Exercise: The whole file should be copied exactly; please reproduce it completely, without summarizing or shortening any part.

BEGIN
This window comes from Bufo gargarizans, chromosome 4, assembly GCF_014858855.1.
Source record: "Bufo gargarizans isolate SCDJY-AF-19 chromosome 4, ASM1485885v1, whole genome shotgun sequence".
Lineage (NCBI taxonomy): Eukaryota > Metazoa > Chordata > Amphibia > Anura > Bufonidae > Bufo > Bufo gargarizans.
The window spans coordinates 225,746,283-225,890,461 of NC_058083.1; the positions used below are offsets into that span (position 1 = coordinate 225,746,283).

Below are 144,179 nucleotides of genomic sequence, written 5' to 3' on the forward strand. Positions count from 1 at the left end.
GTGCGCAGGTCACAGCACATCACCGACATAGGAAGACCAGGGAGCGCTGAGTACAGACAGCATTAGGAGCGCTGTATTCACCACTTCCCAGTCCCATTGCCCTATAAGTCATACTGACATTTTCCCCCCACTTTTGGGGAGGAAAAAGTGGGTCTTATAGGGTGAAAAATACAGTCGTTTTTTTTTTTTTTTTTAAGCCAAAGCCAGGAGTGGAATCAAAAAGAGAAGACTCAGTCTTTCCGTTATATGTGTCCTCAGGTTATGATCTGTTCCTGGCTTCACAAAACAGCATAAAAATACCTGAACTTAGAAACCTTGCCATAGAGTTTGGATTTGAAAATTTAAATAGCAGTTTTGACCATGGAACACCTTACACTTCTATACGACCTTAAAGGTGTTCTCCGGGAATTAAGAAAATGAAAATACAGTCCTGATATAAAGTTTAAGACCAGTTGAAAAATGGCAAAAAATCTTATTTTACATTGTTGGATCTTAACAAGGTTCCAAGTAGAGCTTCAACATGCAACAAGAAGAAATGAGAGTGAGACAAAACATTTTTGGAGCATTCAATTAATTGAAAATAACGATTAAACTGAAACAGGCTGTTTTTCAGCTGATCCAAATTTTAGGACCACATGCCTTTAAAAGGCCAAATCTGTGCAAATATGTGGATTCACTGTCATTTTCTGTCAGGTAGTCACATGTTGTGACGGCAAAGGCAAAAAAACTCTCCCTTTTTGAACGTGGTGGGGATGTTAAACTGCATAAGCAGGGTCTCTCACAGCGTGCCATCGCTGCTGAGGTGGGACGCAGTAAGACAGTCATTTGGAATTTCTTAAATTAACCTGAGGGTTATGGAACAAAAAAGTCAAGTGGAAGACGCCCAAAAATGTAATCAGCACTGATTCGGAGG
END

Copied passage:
This window comes from Bufo gargarizans, chromosome 4, assembly GCF_014858855.1.
Source record: "Bufo gargarizans isolate SCDJY-AF-19 chromosome 4, ASM1485885v1, whole genome shotgun sequence".
Lineage (NCBI taxonomy): Eukaryota > Metazoa > Chordata > Amphibia > Anura > Bufonidae > Bufo > Bufo gargarizans.
The window spans coordinates 225,746,283-225,890,461 of NC_058083.1; the positions used below are offsets into that span (position 1 = coordinate 225,746,283).

Below are 144,179 nucleotides of genomic sequence, written 5' to 3' on the forward strand. Positions count from 1 at the left end.
GTGCGCAGGTCACAGCACATCACCGACATAGGAAGACCAGGGAGCGCTGAGTACAGACAGCATTAGGAGCGCTGTATTCACCACTTCCCAGTCCCATTGCCCTATAAGTCATACTGACATTTTCCCCCCACTTTTGGGGAGGAAAAAGTGGGTCTTATAGGGTGAAAAATACAGTCGTTTTTTTTTTTTTTTTTAAGCCAAAGCCAGGAGTGGAATCAAAAAGAGAAGACTCAGTCTTTCCGTTATATGTGTCCTCAGGTTATGATCTGTTCCTGGCTTCACAAAACAGCATAAAAATACCTGAACTTAGAAACCTTGCCATAGAGTTTGGATTTGAAAATTTAAATAGCAGTTTTGACCATGGAACACCTTACACTTCTATACGACCTTAAAGGTGTTCTCCGGGAATTAAGAAAATGAAAATACAGTCCTGATATAAAGTTTAAGACCAGTTGAAAAATGGCAAAAAATCTTATTTTACATTGTTGGATCTTAACAAGGTTCCAAGTAGAGCTTCAACATGCAACAAGAAGAAATGAGAGTGAGACAAAACATTTTTGGAGCATTCAATTAATTGAAAATAACGATTAAACTGAAACAGGCTGTTTTTCAGCTGATCCAAATTTTAGGACCACATGCCTTTAAAAGGCCAAATCTGTGCAAATATGTGGATTCACTGTCATTTTCTGTCAGGTAGTCACATGTTGTGACGGCAAAGGCAAAAAAACTCTCCCTTTTTGAACGTGGTGGGGATGTTAAACTGCATAAGCAGGGTCTCTCACAGCGTGCCATCGCTGCTGAGGTGGGACGCAGTAAGACAGTCATTTGGAATTTCTTAAATTAACCTGAGGGTTATGGAACAAAAAAGTCAAGTGGAAGACGCCCAAAAATGTAATCAGCACTGATTCGGAGG